Wearing tight bell-bottomed pants and long hair, my father rings the doorbell to pick up my mother for their first date. To his surprise, my grandmother opens the door and hands him over a crying baby and a bottle. “Could you feed Carlina for me, dear? Thank you.” My father had never held a baby before, but he had to learn quickly at my grandmother’s house.

My grandmother, Tuti, is my hero. She dedicated her life to saving abandoned children in her native Colombia. She saved 280 abandoned children, many of them on the brink of death, always with a passion for life. She took home, sometimes six or ten at a time, babies that could not be cared for by the orphanages, which where overflowing with children.

Tuti defied the opinion of medical experts by rehabilitating children who were considered uncurable. One little girl, blue-eyed and with golden locks, was thrown inside a trash can as soon as she was born, and she was found two days later with her fontanelle closed. She received a diagnostic predicting certain and chronic mental retardation. Tuti, after rolling her eyes at the doctor, took her home for a year and, in her words, “treated her with love”. The girl was adopted, and she is now happily married and a professional musician.

At age 65, Tuti took her last baby home, Santiago, or Tato for short. Tato stayed with her for 10 years, but he was not adopted due to his rare genetic disease, Lowe’s syndrome. At age 75, Tuti decided to adopt Tato herself. Typically, Colombian judges only let young couples adopt a child, but many of the children Tuti had cared for, now adults, wrote letters to the judge saying that any child would be exceptionally lucky to be adopted by my grandmother. The judge ruled positively, and now Tato is part of our family. He is my 12-year-old uncle.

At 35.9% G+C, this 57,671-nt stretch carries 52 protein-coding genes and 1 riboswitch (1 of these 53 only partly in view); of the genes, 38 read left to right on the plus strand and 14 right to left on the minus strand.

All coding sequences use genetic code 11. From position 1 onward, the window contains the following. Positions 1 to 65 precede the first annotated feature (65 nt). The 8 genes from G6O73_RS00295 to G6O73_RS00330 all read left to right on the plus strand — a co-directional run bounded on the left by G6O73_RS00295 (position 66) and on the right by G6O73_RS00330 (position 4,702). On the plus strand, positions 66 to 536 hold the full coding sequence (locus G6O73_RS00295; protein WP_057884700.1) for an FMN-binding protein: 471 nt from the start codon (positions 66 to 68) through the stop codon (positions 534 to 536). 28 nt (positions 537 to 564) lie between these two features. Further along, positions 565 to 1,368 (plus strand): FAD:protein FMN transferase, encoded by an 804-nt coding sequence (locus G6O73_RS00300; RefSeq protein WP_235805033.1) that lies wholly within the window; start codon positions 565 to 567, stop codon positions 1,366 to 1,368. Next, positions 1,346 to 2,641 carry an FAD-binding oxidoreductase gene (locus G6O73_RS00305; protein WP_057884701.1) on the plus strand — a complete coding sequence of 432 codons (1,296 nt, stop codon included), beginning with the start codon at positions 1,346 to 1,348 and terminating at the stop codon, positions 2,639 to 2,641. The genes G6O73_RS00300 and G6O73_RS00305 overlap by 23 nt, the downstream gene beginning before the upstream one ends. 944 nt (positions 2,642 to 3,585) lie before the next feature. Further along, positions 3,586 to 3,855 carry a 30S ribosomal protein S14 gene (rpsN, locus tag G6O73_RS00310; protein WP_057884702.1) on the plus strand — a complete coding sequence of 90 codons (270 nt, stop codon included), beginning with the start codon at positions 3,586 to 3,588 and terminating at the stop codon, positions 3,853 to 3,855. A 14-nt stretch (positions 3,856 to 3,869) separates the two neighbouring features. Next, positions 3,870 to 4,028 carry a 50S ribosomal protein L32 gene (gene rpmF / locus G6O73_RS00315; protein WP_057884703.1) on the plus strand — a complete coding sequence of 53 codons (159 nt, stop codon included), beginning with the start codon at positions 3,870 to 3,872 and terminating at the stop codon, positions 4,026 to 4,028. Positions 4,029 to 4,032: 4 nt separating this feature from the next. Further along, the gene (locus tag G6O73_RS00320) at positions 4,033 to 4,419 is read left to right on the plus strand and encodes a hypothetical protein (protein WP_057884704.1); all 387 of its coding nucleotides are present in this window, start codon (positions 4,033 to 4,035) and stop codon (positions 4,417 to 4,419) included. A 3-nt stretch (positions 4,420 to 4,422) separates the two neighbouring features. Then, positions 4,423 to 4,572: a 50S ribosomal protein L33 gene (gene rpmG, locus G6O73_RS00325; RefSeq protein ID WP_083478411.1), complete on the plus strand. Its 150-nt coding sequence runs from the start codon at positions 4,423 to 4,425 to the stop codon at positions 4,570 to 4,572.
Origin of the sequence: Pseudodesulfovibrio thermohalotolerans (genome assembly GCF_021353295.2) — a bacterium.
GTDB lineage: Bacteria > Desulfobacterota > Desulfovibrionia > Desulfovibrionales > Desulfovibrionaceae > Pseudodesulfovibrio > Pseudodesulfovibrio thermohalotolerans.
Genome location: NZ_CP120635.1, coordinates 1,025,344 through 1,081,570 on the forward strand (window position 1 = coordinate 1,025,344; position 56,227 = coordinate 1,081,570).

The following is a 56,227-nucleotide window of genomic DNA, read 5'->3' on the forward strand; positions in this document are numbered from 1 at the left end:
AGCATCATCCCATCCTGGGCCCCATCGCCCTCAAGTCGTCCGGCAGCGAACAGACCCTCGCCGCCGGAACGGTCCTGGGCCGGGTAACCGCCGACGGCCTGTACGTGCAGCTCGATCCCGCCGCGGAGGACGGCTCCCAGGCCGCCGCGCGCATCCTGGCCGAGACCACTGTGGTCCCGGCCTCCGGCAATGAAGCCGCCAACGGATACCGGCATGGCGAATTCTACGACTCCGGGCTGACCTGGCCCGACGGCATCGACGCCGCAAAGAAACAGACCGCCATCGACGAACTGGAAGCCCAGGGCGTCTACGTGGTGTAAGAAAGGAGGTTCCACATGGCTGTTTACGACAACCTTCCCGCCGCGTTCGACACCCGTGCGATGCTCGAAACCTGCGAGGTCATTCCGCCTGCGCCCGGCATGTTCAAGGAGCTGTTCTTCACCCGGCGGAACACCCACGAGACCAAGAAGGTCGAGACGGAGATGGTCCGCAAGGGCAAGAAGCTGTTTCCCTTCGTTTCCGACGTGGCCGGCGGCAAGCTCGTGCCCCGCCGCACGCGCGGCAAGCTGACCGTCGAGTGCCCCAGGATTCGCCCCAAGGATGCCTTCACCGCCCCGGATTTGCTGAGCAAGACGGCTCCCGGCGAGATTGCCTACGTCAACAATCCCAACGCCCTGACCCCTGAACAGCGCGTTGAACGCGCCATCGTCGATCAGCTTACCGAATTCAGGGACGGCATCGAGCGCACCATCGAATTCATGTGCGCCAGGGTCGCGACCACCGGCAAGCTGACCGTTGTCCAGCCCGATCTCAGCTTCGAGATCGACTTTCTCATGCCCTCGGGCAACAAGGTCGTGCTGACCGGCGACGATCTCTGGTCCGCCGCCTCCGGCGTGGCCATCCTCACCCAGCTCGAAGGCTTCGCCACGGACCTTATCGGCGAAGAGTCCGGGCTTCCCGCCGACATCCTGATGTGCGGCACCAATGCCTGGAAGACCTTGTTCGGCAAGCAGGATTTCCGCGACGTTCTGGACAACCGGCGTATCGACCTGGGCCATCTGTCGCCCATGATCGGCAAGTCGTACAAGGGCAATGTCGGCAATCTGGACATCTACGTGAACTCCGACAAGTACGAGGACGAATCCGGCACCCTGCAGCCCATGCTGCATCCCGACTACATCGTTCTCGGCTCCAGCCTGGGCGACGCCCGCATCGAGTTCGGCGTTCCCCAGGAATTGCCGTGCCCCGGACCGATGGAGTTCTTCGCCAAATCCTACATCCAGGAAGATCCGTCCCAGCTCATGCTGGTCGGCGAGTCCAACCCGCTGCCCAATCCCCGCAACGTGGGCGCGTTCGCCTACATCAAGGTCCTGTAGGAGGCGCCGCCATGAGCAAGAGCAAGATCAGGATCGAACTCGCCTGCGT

Also at age 75, Tuti decided to study literature at a Colombian university. She picked an online university so she could stay home with Tato while studying. Tuti has now learned how to use her computer and the internet to write her assignments. She just finished an assignment about Homer's Illiad and The Oddysey.

She is an inspiration to all the abandoned and un-abandoned children in the world, the ones she has raised and those who grew up around her, as well as to older students around the world. When I am her age, I want to receive as many Christmas cards as she does every year from all the children she cared for. I want to feel as accomplished as she is.

Take action! This post was submitted in response to International Women's Day 2011: A Call for Heroes.

Comment on this Post


Hi Maria!

I was so excited to see your smiling face on PulseWire today. Thank you for sharing this beautiful story about Tuti. What an incredible woman - it's not hard to see how her personality has rubbed off on you. And you put South America on our google map!

How are you? I was just thinking about you the other day when I ate some delicious bread... missing your yummy baked goods, but most of all your energy :)

Love Jade